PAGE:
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United's Resilient Moreno Is MLS's Comeback Kid

He Goes From Afterthought to Game-Breaker

By Steven Goff
Washington Post Staff Writer
Friday, November 12, 2004; Page D01

It was just another one of those quickly forgotten preseason transactions that appear in small type in the back of the newspaper.

March 2004: D.C. United reacquires the rights to forward Jaime Moreno from the MetroStars for future considerations.

United's Bolivian forward Jaime Moreno, 30, left, overcame career-threatening back surgery last fall to lead the team in points and lead the MLS in assists this season. (Linda Spillers -- AP)

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No one around MLS gave it much thought because Moreno, once one of the league's most feared players, had barely made it through the 2003 season and had undergone career-threatening back surgery in the fall. It appeared to many that United had brought him back merely to give him a proper send-off, a way of saying thanks for all he had done for the club and the league.

"I was only worried about getting a job" in MLS, Moreno recalled. "I didn't know what would happen."

Here's what happened: Moreno, 30, played in all but three games, led United in points (28), led MLS in assists (14) and orchestrated the club's resurgence after four consecutive losing seasons. He also added two goals and an assist in three playoff matches to help United (13-10-10) earn a berth in MLS Cup on Sunday against the Kansas City Wizards (16-10-7) at Home Depot Center in Carson, Calif.

Moreno's startling contributions made him one of three finalists for the MVP award, and although the trophy was presented to MetroStars midfielder Amado Guevara yesterday, Moreno had perhaps the greatest influence on any MLS team this season. He will likely be named the league's comeback player of the year today.

"I don't think anybody knew what Jaime would do, but you have to believe," United Coach Peter Nowak said. "From our perspective, we had to believe he would come back and be one of the best in Major League Soccer. We gave him some confidence, because we never doubted his attitude and mentality. We didn't know that it would happen so fast."

Moreno, born and raised in Bolivia, spent his first seven MLS seasons with United before being part of a blockbuster trade with New York/New Jersey after the 2002 season. However, the bumps and bruises he had received as a targeted forward had taken a painful toll, and by the end of the '03 campaign, he had managed just 11 appearances and two goals. Surgery was required to repair two herniated disks.

Although his contract with MLS expired last winter, the MetroStars retained his rights. So in order to get him back, United had to formulate a trade. After months of negotiation, during which time he worked out with United, Moreno officially returned to Washington for what turned out to be a first-round draft pick in 2005 or '06, and a second- or third-round pick.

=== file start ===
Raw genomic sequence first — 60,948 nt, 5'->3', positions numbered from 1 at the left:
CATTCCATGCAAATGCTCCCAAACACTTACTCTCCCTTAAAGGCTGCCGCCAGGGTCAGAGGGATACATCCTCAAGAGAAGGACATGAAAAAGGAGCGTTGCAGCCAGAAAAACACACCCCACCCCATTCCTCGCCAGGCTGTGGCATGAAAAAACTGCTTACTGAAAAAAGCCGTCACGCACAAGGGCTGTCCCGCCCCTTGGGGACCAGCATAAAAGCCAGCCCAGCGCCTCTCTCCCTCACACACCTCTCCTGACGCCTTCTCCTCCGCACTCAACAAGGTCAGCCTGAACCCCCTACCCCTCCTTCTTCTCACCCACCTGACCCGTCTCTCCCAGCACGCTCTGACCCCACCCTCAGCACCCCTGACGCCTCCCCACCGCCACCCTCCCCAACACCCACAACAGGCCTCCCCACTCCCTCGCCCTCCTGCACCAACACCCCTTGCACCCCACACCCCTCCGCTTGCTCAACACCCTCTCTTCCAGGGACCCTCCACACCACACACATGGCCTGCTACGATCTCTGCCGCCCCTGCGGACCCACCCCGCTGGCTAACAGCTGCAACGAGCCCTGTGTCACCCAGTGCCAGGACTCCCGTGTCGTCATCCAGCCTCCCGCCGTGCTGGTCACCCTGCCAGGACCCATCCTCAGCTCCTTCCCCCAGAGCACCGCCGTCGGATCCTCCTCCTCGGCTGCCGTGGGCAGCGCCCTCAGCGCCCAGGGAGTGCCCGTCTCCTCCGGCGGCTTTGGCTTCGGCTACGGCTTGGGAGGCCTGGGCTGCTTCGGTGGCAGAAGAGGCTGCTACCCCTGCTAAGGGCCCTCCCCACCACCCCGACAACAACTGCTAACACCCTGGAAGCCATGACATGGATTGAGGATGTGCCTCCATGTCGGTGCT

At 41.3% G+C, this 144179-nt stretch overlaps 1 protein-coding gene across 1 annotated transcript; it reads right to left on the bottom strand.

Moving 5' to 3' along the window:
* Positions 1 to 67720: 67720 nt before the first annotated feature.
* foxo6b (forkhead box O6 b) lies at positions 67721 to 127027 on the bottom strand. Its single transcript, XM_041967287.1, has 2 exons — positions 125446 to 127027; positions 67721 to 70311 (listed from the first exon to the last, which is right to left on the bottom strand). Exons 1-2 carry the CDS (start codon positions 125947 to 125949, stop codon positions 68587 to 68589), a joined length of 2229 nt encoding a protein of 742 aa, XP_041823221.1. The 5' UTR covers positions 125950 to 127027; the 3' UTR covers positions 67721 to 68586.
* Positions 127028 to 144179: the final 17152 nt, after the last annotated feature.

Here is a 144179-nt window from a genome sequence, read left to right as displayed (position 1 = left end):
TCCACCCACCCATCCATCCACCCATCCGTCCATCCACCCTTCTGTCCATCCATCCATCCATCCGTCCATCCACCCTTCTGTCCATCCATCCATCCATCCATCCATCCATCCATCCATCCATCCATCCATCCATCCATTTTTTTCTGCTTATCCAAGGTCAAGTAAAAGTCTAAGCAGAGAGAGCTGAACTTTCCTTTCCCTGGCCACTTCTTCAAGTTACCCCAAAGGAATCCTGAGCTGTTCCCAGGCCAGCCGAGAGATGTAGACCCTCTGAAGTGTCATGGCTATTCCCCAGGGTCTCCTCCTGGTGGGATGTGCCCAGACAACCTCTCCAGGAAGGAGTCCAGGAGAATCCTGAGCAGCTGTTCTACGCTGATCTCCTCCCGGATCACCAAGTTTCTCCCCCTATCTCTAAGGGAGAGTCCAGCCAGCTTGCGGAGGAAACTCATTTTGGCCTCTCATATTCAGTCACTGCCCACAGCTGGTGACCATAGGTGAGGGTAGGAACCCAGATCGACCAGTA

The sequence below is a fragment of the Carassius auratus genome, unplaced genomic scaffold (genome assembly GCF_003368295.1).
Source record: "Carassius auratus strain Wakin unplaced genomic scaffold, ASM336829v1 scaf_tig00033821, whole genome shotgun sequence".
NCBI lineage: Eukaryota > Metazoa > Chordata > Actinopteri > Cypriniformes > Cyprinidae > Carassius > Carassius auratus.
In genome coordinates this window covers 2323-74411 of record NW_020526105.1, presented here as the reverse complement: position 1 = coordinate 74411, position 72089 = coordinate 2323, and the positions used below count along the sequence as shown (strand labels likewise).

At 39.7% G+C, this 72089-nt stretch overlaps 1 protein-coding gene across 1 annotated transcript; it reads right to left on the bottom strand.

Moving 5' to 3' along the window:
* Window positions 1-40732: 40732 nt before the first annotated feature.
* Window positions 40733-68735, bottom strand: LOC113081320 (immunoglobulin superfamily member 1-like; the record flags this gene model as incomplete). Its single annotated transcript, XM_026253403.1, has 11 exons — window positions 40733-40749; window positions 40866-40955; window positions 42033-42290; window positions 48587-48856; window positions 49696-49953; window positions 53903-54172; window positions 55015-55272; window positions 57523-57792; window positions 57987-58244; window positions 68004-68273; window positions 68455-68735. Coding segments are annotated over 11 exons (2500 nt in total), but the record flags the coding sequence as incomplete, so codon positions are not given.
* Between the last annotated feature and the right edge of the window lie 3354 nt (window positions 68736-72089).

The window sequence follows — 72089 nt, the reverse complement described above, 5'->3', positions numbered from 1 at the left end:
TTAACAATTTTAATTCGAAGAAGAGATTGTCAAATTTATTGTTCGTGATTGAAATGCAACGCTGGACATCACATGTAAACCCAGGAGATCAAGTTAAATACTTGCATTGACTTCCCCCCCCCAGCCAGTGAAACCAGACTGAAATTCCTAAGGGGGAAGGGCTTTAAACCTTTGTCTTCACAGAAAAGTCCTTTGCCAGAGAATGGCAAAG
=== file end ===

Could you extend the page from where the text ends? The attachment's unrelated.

MLS doesn't disclose contract figures, but United officials did say that Moreno's new deal was loaded with incentives because of his uncertain future. His base salary is believed to be only $75,000.

There were still questions about his fitness, but extensive workouts with former Redskins linebacker Eddie Mason, now a personal trainer in Northern Virginia, got him into shape.

"I owe so much to Eddie," Moreno said. "I knew around the end of preseason in Mexico that I felt better. Once the season started, I felt good. Then I started playing more games and I felt tired at one point. But I knew that I would recover and come back and perform at the same level. It was just all the hard work in training."

Moreno scored United's first goal of the season 12 minutes into the opener against San Jose at RFK Stadium. Six weeks later, he scored the game-winner against Kansas City. His first two-goal game didn't come until mid-August against New England. But his most important contributions throughout the year were his ability to hold the ball under pressure, drop a perfectly weighted pass onto the foot of a teammate making a run, and reading an opposing defense -- elements that were glaringly missing from United's attack last year.

His finest stretch came in September, when the club began its late-season charge. On consecutive Saturdays at RFK, he assisted on all three goals against Dallas and all three against Chicago to take over the league lead in that category. Alecko Eskandarian led United in goals with 10, followed by Moreno with seven. Moreno's 14 assists were four more than teammate Dema Kovalenko.

"He's a guy that makes your jaw drop when we watch him play," said midfielder Ben Olsen, the only other D.C. player left from the 1999 championship team. "He does it with such ease. He doesn't play like me, running around like an idiot, arms waving and struggling all day long. He's fluid, and he plays the game so beautifully."

United Notes: The team began workouts in Southern California late Wednesday and will continue to train at Home Depot Center's auxiliary fields. The Wizards didn't arrive until yesterday.

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